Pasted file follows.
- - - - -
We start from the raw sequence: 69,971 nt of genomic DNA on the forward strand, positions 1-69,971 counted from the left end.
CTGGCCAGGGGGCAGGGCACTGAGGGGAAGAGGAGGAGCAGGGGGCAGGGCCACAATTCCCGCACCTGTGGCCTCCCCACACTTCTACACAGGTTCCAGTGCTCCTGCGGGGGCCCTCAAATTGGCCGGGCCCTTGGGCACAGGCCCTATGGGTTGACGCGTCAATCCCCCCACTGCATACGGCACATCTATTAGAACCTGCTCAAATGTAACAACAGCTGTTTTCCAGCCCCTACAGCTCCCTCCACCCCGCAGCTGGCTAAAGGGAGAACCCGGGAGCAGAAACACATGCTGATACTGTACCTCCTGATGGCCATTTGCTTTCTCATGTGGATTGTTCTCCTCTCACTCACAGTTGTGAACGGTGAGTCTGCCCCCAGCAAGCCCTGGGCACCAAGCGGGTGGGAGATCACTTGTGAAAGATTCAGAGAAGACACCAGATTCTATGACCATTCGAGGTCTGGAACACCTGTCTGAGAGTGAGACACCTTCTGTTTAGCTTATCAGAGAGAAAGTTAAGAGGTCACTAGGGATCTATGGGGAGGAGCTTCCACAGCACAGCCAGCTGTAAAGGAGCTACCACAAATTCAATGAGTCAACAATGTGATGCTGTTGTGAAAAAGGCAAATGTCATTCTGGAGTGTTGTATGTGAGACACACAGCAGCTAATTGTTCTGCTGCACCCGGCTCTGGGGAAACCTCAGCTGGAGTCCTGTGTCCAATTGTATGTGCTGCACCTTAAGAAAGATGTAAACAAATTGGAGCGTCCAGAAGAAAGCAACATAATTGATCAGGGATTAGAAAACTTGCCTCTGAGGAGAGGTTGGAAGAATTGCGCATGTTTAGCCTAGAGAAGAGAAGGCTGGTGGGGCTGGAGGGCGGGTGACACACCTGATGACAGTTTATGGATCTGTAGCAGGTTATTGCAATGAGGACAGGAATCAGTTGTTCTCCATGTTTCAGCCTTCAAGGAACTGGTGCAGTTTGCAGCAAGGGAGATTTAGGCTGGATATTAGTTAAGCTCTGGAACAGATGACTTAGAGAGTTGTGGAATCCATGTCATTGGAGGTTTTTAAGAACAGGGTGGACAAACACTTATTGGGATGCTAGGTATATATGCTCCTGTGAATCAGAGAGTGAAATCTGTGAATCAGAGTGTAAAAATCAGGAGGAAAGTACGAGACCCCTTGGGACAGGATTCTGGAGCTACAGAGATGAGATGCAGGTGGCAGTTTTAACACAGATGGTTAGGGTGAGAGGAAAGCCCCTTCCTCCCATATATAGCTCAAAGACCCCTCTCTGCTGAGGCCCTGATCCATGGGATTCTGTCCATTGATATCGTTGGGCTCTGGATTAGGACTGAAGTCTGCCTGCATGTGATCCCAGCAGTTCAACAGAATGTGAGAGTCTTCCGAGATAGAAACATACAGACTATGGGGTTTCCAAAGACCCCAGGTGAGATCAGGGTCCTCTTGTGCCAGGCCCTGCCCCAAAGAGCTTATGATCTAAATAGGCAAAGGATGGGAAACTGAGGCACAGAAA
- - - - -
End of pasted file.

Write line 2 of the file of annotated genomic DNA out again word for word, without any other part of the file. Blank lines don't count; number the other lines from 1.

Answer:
CTGGCCAGGGGGCAGGGCACTGAGGGGAAGAGGAGGAGCAGGGGGCAGGGCCACAATTCCCGCACCTGTGGCCTCCCCACACTTCTACACAGGTTCCAGTGCTCCTGCGGGGGCCCTCAAATTGGCCGGGCCCTTGGGCACAGGCCCTATGGGTTGACGCGTCAATCCCCCCACTGCATACGGCACATCTATTAGAACCTGCTCAAATGTAACAACAGCTGTTTTCCAGCCCCTACAGCTCCCTCCACCCCGCAGCTGGCTAAAGGGAGAACCCGGGAGCAGAAACACATGCTGATACTGTACCTCCTGATGGCCATTTGCTTTCTCATGTGGATTGTTCTCCTCTCACTCACAGTTGTGAACGGTGAGTCTGCCCCCAGCAAGCCCTGGGCACCAAGCGGGTGGGAGATCACTTGTGAAAGATTCAGAGAAGACACCAGATTCTATGACCATTCGAGGTCTGGAACACCTGTCTGAGAGTGAGACACCTTCTGTTTAGCTTATCAGAGAGAAAGTTAAGAGGTCACTAGGGATCTATGGGGAGGAGCTTCCACAGCACAGCCAGCTGTAAAGGAGCTACCACAAATTCAATGAGTCAACAATGTGATGCTGTTGTGAAAAAGGCAAATGTCATTCTGGAGTGTTGTATGTGAGACACACAGCAGCTAATTGTTCTGCTGCACCCGGCTCTGGGGAAACCTCAGCTGGAGTCCTGTGTCCAATTGTATGTGCTGCACCTTAAGAAAGATGTAAACAAATTGGAGCGTCCAGAAGAAAGCAACATAATTGATCAGGGATTAGAAAACTTGCCTCTGAGGAGAGGTTGGAAGAATTGCGCATGTTTAGCCTAGAGAAGAGAAGGCTGGTGGGGCTGGAGGGCGGGTGACACACCTGATGACAGTTTATGGATCTGTAGCAGGTTATTGCAATGAGGACAGGAATCAGTTGTTCTCCATGTTTCAGCCTTCAAGGAACTGGTGCAGTTTGCAGCAAGGGAGATTTAGGCTGGATATTAGTTAAGCTCTGGAACAGATGACTTAGAGAGTTGTGGAATCCATGTCATTGGAGGTTTTTAAGAACAGGGTGGACAAACACTTATTGGGATGCTAGGTATATATGCTCCTGTGAATCAGAGAGTGAAATCTGTGAATCAGAGTGTAAAAATCAGGAGGAAAGTACGAGACCCCTTGGGACAGGATTCTGGAGCTACAGAGATGAGATGCAGGTGGCAGTTTTAACACAGATGGTTAGGGTGAGAGGAAAGCCCCTTCCTCCCATATATAGCTCAAAGACCCCTCTCTGCTGAGGCCCTGATCCATGGGATTCTGTCCATTGATATCGTTGGGCTCTGGATTAGGACTGAAGTCTGCCTGCATGTGATCCCAGCAGTTCAACAGAATGTGAGAGTCTTCCGAGATAGAAACATACAGACTATGGGGTTTCCAAAGACCCCAGGTGAGATCAGGGTCCTCTTGTGCCAGGCCCTGCCCCAAAGAGCTTATGATCTAAATAGGCAAAGGATGGGAAACTGAGGCACAGAAA